There were sooooo many things I did wrong during this first shoot.  I want to help everyone who is shooting commercially for a client to avoid these mistakes so you not only manage their expectations but also have a great time working together.

Contracts

First and foremost is having a photography contract in place.  This will protect the interests of both parties (you and your client) before, during, and after the shoot.  The contract will spell out the who, what, where, when, why, and how of the shoot.

For example, if you were hired by your local city council to photograph a few places around your beautiful town, a contract will cover:

  1. The scope (what is to be included and excluded; specific locations, parks, buildings, etc)
  2. The time and/or date the shoot will take place
  3. The deadline for the submission of your proofs
  4. How many edits will be included in the price
  5. The deadline for the submission of your final photos
  6. How and when payment will be made
  7. How and when the final photos will be delivered
  8. How the client can use the photos and for how long (online, local print marketing, billboards, national advertising, etc)

A contract could potentially cover much, much more than this.  They are as simple or complex as they need to be to make sure everyone understands their responsibilities.  If you are shooting models, you'll need to get a model release for each of them as well.

If you are unfamiliar with contracts and want some further help, check out all these great resources Improve Photography has to offer.  Also, check out this pricing and contracts bundle from the Improve Photography store where you'll get a host of contract templates and pricing guides for just $29.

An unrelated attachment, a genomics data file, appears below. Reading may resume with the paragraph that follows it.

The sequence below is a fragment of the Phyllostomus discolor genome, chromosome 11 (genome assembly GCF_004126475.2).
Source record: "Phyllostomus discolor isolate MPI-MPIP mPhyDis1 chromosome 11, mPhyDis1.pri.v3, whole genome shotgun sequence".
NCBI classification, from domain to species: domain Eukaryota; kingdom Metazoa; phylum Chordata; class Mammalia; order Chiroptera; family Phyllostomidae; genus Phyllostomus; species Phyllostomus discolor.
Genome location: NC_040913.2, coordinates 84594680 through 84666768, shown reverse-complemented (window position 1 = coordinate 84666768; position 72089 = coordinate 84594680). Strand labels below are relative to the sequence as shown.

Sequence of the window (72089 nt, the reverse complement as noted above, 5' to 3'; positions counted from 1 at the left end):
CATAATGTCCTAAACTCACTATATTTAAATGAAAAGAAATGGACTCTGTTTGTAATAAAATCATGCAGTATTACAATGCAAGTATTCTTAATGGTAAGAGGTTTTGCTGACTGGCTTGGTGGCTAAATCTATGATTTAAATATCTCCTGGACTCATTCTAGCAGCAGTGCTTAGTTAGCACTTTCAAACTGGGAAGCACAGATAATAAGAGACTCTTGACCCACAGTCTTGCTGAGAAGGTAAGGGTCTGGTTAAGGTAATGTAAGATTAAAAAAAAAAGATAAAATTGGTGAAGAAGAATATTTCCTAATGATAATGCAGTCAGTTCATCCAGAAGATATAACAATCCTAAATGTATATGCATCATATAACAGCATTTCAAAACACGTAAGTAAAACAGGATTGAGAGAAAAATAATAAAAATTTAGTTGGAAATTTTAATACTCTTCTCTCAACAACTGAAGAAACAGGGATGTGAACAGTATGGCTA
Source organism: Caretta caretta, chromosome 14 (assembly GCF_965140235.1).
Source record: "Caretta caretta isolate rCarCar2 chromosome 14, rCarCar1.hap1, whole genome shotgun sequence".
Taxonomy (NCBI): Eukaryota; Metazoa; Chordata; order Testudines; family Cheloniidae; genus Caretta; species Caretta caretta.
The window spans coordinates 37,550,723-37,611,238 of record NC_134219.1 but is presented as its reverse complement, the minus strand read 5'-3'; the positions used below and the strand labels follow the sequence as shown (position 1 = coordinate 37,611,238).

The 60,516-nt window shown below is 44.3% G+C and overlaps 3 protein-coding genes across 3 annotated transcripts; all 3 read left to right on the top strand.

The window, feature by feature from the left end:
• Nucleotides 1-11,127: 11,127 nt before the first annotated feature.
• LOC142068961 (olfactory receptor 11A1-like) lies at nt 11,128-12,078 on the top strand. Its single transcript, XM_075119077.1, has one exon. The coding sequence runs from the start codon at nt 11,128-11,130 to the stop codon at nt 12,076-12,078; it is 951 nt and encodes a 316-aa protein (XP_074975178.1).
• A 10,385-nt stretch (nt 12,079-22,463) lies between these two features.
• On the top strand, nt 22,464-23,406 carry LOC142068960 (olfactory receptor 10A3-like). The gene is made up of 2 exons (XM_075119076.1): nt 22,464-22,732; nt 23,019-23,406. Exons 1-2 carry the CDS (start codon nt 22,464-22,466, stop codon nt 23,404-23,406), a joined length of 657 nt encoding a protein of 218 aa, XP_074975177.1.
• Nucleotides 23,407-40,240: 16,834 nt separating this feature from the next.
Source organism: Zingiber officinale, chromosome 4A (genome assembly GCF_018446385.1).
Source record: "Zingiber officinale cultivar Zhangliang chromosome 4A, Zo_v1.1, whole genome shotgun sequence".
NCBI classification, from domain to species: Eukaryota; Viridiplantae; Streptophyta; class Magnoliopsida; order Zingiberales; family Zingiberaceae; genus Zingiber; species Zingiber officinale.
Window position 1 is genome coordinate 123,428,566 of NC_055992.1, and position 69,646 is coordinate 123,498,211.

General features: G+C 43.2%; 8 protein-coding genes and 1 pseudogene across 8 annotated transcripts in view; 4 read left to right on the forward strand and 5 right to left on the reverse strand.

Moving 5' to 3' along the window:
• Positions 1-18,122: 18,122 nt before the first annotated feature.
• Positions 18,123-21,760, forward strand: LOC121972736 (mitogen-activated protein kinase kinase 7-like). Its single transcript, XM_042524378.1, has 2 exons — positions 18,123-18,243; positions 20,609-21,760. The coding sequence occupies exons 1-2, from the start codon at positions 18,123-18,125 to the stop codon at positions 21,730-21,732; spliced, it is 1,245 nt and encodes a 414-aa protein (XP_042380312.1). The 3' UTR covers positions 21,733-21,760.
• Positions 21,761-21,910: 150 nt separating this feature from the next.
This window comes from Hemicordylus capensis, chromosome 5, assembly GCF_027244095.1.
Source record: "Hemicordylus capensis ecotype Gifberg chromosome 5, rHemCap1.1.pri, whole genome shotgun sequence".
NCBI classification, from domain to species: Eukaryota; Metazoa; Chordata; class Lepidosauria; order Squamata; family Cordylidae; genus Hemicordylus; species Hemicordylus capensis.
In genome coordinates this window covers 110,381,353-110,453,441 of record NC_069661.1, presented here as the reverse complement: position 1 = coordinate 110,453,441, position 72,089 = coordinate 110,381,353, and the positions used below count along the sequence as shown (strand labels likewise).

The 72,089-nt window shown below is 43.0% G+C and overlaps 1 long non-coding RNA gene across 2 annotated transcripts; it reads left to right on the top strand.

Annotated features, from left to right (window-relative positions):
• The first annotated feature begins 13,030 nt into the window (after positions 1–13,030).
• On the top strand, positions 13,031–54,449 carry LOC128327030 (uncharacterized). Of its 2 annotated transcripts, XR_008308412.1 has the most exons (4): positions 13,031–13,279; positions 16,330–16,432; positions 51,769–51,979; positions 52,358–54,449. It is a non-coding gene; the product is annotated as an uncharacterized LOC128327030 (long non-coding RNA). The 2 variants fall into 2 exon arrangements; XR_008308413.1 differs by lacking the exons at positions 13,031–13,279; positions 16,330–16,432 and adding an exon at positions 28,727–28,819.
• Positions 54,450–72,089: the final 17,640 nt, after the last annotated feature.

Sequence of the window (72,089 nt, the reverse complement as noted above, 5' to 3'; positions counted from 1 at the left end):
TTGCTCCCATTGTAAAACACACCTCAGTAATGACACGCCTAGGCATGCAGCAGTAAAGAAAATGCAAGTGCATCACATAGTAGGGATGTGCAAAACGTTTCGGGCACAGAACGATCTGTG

Questions to ask

I know, you are really excited to have a paying commercial client and that excitement is starting to overwhelm the logic centers of your brain.  There is still lots you need to know about this shoot before you start shooting.  Many times the client doesn't even know what they want, or at the very least they don't know how to articulate it, so asking questions like these will help them (and you) through a journey of discovery about what they want and don't want.

 

Here are some important questions that you could ask your clients.  You don't need to go down the list one by one but use this as a guide to help you and your clients understand what they really want.

  1. What about this shoot is the most important to you?
    1. What is the most important feature?
    2. What do you want to be showcased?
  2. Will there be an art director?
  3. Who is your target market?
    1. What is their demographic (age, gender, familial status, income, location, etc)
    2. How/when do you expect them to use this product/service?
  4. Is this a premium (expensive) product/service?
  5. What “feel” are you going for? (time of day, season, location, activity, etc)
  6. Do you want models to be involved in any way?
  7. Do you have examples from previous shoots you've done or from other companies you've seen that you like?

Let's go over each of these questions to understand why they are helpful and what information you can get from them.

What about this shoot is the most important to you?

Your clients have reached out to you because they have an idea of how they want their product or service to look and they are confident you will be able to make that happen.  Sadly, we haven't developed telepathy yet, so you don't just automatically know what they imagine this to look like.  As I mentioned before, they often don't know what they want so talking about it helps them define it.  You'll want to know if there is a specific thing about their product or service they are wanting to highlight or showcase.  If it is a professional chef at a fancy restaurant, maybe they want to showcase the color contrast of the main dish.  Now you know you'll need to be lighting for that specific feature.